Friday, 20 November 2015

We're seriously losing our touch

The Safari was once again going a bit stir crazy stuck indoors watching the rain hammer down. Once again the feeders were devoid of bird activity as was the rest of the garden, a cold snap is needed to bring all our feathered friends back into the garden. After lunch the rain stopped and we had to get out for some fresh air and wild time. It was nowhere near as windy as forecast so instead of going to the cliffs to watch the tide up again we went for a gentle potter round the nature reserve. The was some wind, although nothing like the predicted gale. The tree-tops whooshed, the reedbeds swished and in sheltered places there was the clinketing sound of dry leaves tumbling through the twigs and branches to the ground. Nothing else sounds quite like falling leaves - have a listen next time you're out.
We made our way to the viewing platform (Teal View) ever hopeful the Bittern might fly past, or better still be stood at the reed edge around the pool in front of us fishing. Needless to say it didn't and it wasn't. On the walk down a Mistle Thrush flew overhead and we heard a couple of Blackbirds clucking away as they fed on the windfall Apples, certainly seemed like a bit of Blackbird influx. Out on the water the waterfowl were still tucked up in the reeds along the far bank, Mallard, Wigeon, a few Teal and a couple of Shovelers were on view, many more were undoubtedly secreted out of sight deeper in the reeds. A couple of dozen Coot and a handful of Tufted Ducks were braver and feeding right out in the open water as was a Great Crested Grebe, not seen one here for a good while, not since the end of the breeding season.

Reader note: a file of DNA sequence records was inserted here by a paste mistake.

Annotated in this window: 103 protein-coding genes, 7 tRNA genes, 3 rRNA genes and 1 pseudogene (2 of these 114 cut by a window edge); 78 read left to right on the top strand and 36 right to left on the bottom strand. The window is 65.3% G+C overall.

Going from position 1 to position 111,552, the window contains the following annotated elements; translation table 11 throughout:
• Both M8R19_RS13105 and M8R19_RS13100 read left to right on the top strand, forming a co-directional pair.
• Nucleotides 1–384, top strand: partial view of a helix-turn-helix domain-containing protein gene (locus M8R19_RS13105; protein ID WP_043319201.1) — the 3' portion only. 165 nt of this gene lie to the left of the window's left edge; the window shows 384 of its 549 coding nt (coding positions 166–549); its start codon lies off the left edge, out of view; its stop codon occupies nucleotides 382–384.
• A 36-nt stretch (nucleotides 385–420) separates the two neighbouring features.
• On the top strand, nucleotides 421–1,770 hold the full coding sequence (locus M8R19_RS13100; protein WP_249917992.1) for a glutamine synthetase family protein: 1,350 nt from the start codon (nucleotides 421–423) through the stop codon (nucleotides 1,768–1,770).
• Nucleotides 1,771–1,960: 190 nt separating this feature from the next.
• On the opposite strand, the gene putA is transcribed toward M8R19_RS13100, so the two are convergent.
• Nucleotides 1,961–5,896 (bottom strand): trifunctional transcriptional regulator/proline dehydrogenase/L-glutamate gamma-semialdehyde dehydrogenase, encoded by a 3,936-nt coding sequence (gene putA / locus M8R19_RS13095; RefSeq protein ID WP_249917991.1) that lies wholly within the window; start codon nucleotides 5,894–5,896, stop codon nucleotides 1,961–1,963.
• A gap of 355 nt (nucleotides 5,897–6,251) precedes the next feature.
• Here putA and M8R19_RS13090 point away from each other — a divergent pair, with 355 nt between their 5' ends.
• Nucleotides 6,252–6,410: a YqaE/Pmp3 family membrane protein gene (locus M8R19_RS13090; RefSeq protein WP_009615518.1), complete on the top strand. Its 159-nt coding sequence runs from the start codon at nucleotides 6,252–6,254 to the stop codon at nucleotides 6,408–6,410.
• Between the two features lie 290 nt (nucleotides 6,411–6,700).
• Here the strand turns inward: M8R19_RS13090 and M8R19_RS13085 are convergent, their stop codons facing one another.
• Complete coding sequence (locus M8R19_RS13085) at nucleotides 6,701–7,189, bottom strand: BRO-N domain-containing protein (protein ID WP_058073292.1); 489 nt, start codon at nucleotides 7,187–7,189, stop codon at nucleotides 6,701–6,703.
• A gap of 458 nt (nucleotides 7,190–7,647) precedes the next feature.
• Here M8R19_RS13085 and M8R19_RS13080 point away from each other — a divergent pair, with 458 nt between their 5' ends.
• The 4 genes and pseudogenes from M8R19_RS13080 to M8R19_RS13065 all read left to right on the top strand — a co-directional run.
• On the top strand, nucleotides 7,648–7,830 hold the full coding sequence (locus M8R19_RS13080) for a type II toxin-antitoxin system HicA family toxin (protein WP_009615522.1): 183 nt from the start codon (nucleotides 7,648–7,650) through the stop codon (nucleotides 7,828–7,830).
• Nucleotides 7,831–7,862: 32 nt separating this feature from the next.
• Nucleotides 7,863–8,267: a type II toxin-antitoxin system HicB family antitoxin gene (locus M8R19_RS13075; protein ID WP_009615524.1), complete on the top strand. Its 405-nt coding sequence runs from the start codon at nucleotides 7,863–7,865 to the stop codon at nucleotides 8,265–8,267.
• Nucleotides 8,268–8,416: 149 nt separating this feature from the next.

There were also a fair number of gulls to look at. If our regularly returning Iceland Gull is going to show this season it can't be far away so it was worth a look even if it was unlikely to appear on the south westerlies of recent days. Most were Black Headed Gulls and although we were looking against the light viewing conditions weren't too bad and we gave the flock a good going over several  times without finding anything out of the ordinary.
With the possibilities exhausted and nothing out of the ordinary seen we moved on. A few minutes later we got a call from MMCG asking if we'd seen the Mediterranean Gull, of course we hadn't - what's going on????? We really are seriously losing our touch! We used to be able to sniff these out at least a mile away, missing one in a flock of less than 200 Black Headed Gulls is a heinous oversight, more than that it's almost a crime. Back we went for a 'proper' look; it took more minutes than we care to admit to find it.
Can you see it?
It drifted around in the flock and eventually gave us some better views - they are one of the best birds in the book, even in their winter garb.
Best bird of the day now seen we continued our circuit seeing nothing in the scrub apart from a couple more Blackbirds, deffo an bit  of an influx and hearing a Goldcrest. The almost hurricane force winds haven't blown all the fruits and berries off the trees and shrubs which is good as many species of birds prefer to feed up in relative the safety of the canopy rather than on windfall fruit on the ground if they can. The bright red berries of Guelder Rose are always cited as being great for wildlife and as such the bush is regularly planted in landscape schemes, not sure if we've ever seen anything eat them though there's still plenty on one one particular bush we'll keep an eye on over the coming months and see what happens. Maybe its nocturnal mice that eat them rather than diurnal birds???